Bright colours, repetition, a strong sense of right and wrong and a title sequence which tells the audience what the show is about are all important elements when it comes to making television for an audience of four- to six-year-olds.
Those are some of the things I learned when the College and CBeebies Production collaborated on a writing workshop in Newcastle earlier in the month.
The workshop combined in-depth exploration of three successful shows with the seven writers devising, developing and refining individual ideas for a live-action comedy series, which they presented at the end of the week to Kay Benbow, the Controller of CBeebies.
The main lesson I took away, though, is how difficult it is to make successful television for this particular audience, and how rewarding it must be to get it right. Unlike CBBC - where comedy is essentially a scaled-down, broad-brush, sillier version of adult shows allowing writers to unleash their inner child - CBeebies demands a recognition of the developmental stage of the audience.
It's an audience that needs clear signposts, logic, uncomplicated story-telling and a pace that allows for understanding. So writing isn't about talking down. Rather, it should meet the audience where the audience is.
Michael Towner, who produces the Justin Fletcher sketch show Gigglebiz, and who ran a session at the workshop, described two screenings of the pilot. The first was for three- and four-year-olds. They watched in silence, then at the end erupted, repeating lines and acting out the sketches. The five- and six-year-olds laughed and interacted with the show as it was being screened. Both enjoyed it, but approached it in ways which reflected their age.
ZingZillas is a hybrid show involving music, comedy and narrative, with the educational goal of introducing children to different forms of music and different instruments through human guests in each episode - the ZingZillas themselves are monkeys who live on an island which also features the megalithic Moaning Stones.
According to the series producer, Tony Reed, in initial development each episode featured an interwoven A story and B story, a plan which was jettisoned in favour of a single plot with clear signposts. The climax of each week's episode is 'The Big Zing', when the monkey band plays with the human guest, and there is an element of jeopardy each week - will the plot allow the ZingZillas to sort it out in time for their big number? Fortunately, it does.
The third show to be examined in depth was Grandpa in My Pocket, in essence a sitcom, in which James Bolam as a mischievous grandfather has a shrinking cap which allows him to wreak havoc, seen only by his grandson, Jason Mason.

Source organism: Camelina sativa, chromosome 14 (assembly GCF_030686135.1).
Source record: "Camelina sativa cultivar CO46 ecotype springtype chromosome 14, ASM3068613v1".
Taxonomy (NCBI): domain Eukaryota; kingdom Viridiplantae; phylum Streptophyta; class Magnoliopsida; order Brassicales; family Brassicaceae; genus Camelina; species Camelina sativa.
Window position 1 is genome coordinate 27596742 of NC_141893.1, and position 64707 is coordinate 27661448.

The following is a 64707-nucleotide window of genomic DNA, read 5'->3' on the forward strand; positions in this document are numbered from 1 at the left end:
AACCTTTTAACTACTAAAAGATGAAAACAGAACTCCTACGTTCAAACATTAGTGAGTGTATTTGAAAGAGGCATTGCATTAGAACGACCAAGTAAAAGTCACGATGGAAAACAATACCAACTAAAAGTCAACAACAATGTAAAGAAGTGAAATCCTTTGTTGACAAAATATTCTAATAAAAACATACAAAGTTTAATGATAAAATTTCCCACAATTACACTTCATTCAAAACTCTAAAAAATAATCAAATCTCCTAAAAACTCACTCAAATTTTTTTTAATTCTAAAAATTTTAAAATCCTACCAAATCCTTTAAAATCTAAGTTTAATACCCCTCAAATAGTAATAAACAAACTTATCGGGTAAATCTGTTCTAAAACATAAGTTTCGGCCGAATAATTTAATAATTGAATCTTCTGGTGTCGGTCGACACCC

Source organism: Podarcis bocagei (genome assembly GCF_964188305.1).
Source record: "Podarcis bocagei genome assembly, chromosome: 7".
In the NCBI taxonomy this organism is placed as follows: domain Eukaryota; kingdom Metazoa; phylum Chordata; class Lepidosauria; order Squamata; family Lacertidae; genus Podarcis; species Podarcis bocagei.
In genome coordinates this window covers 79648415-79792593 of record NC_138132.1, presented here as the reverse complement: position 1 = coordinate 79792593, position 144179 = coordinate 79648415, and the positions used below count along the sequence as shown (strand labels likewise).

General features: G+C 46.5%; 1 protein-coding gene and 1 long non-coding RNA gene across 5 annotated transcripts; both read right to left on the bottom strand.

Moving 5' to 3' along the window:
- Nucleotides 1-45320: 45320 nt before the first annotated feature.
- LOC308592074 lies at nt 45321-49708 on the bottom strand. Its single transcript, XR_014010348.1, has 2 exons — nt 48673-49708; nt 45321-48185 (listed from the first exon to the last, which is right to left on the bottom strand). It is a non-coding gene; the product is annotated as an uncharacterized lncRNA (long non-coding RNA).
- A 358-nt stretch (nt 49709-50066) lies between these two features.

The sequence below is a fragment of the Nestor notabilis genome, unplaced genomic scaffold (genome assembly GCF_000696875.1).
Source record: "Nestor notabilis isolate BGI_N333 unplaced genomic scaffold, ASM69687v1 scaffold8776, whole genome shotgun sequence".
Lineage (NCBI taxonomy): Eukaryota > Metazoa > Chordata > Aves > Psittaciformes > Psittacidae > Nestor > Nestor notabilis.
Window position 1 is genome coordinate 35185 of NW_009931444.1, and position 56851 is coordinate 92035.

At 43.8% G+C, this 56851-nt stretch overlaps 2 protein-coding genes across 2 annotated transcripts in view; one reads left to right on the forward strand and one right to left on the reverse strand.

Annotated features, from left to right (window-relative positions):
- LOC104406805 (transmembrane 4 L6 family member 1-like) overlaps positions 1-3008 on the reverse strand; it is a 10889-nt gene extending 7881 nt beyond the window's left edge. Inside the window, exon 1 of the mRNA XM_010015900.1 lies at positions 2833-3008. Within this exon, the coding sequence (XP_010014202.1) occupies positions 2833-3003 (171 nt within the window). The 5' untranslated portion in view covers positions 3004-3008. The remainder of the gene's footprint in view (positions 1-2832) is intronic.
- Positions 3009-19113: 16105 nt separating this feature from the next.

Its co-creator and co-producer Mellie Buse, says the key to the show's success is that at its heart it has a true, touching and recognisable relationship, albeit one with an unusual twist. If a show has reality at its heart, then it's possible to build 'bonkersness' around it, Mellie said, something as true of Father Ted as it is of Grandpa.
Our three case studies, as well as the wisdom of colleagues from the children's area - Barry Quinn and Katie Simmons - provided a great deal of advice for writers wanting to explore the pre-school area, but while the advice appears perfectly straightforward, the reality of getting things right for the audience seems rather less so.
So adding to the first paragraph, I also learned that catch-phrases are good if they come from character; that familiarity is important; that reading something you've written to a child in the target audience can be very illuminating; that there is always another audience to take into account - that of parents and adults; that there can be antagonists, as long as they receive a comic come-uppance; that shows should be educational in a broad sense; that characters should regularly remind the audience what the story is about; that the world should be a world that children would like to live in; that a show should have a theme; and that structure is as important in writing for children as it is in writing for adults.
Of course, a number of these are rules that span any age-group, but some aren't, and it was a week where I learned a lot and the world was full of primary colours.
Saturday sees the end of the All Mixed-Up sitcom competition, with a showcase which I'll write about next week.